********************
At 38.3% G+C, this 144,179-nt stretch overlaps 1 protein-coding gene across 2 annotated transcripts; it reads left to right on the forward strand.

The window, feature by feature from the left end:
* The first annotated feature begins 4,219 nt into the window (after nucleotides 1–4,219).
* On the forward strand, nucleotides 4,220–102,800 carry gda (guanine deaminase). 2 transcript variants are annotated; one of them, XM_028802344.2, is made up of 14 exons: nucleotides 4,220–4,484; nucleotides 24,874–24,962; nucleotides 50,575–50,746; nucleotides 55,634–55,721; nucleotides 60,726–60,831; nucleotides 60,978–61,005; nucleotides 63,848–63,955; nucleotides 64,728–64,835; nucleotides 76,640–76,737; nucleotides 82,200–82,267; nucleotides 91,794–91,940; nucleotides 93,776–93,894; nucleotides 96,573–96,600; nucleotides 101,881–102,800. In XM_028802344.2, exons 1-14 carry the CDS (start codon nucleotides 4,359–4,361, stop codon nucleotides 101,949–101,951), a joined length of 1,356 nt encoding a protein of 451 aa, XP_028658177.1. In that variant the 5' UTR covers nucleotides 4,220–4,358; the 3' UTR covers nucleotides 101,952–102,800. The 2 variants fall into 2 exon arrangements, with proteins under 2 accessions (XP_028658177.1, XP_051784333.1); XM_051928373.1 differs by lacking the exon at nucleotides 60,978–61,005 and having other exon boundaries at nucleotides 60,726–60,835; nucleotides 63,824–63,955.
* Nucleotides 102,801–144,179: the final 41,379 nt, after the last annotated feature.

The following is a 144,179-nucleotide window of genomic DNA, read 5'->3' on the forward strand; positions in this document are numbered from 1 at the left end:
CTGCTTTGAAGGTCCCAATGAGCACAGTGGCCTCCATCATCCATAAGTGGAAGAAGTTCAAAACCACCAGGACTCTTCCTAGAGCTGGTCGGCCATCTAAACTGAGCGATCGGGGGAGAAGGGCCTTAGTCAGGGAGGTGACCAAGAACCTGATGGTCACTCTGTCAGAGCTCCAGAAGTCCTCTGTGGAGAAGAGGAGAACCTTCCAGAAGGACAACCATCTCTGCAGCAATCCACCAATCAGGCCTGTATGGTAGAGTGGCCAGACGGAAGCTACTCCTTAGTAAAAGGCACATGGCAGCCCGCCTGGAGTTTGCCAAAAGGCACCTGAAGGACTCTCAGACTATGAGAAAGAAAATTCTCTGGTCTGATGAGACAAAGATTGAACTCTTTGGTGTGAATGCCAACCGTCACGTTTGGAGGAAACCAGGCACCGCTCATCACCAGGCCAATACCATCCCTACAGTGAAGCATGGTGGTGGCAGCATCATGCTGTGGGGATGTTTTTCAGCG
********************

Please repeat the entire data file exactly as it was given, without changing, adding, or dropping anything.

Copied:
At 38.3% G+C, this 144,179-nt stretch overlaps 1 protein-coding gene across 2 annotated transcripts; it reads left to right on the forward strand.

The window, feature by feature from the left end:
* The first annotated feature begins 4,219 nt into the window (after nucleotides 1–4,219).
* On the forward strand, nucleotides 4,220–102,800 carry gda (guanine deaminase). 2 transcript variants are annotated; one of them, XM_028802344.2, is made up of 14 exons: nucleotides 4,220–4,484; nucleotides 24,874–24,962; nucleotides 50,575–50,746; nucleotides 55,634–55,721; nucleotides 60,726–60,831; nucleotides 60,978–61,005; nucleotides 63,848–63,955; nucleotides 64,728–64,835; nucleotides 76,640–76,737; nucleotides 82,200–82,267; nucleotides 91,794–91,940; nucleotides 93,776–93,894; nucleotides 96,573–96,600; nucleotides 101,881–102,800. In XM_028802344.2, exons 1-14 carry the CDS (start codon nucleotides 4,359–4,361, stop codon nucleotides 101,949–101,951), a joined length of 1,356 nt encoding a protein of 451 aa, XP_028658177.1. In that variant the 5' UTR covers nucleotides 4,220–4,358; the 3' UTR covers nucleotides 101,952–102,800. The 2 variants fall into 2 exon arrangements, with proteins under 2 accessions (XP_028658177.1, XP_051784333.1); XM_051928373.1 differs by lacking the exon at nucleotides 60,978–61,005 and having other exon boundaries at nucleotides 60,726–60,835; nucleotides 63,824–63,955.
* Nucleotides 102,801–144,179: the final 41,379 nt, after the last annotated feature.

The following is a 144,179-nucleotide window of genomic DNA, read 5'->3' on the forward strand; positions in this document are numbered from 1 at the left end:
CTGCTTTGAAGGTCCCAATGAGCACAGTGGCCTCCATCATCCATAAGTGGAAGAAGTTCAAAACCACCAGGACTCTTCCTAGAGCTGGTCGGCCATCTAAACTGAGCGATCGGGGGAGAAGGGCCTTAGTCAGGGAGGTGACCAAGAACCTGATGGTCACTCTGTCAGAGCTCCAGAAGTCCTCTGTGGAGAAGAGGAGAACCTTCCAGAAGGACAACCATCTCTGCAGCAATCCACCAATCAGGCCTGTATGGTAGAGTGGCCAGACGGAAGCTACTCCTTAGTAAAAGGCACATGGCAGCCCGCCTGGAGTTTGCCAAAAGGCACCTGAAGGACTCTCAGACTATGAGAAAGAAAATTCTCTGGTCTGATGAGACAAAGATTGAACTCTTTGGTGTGAATGCCAACCGTCACGTTTGGAGGAAACCAGGCACCGCTCATCACCAGGCCAATACCATCCCTACAGTGAAGCATGGTGGTGGCAGCATCATGCTGTGGGGATGTTTTTCAGCG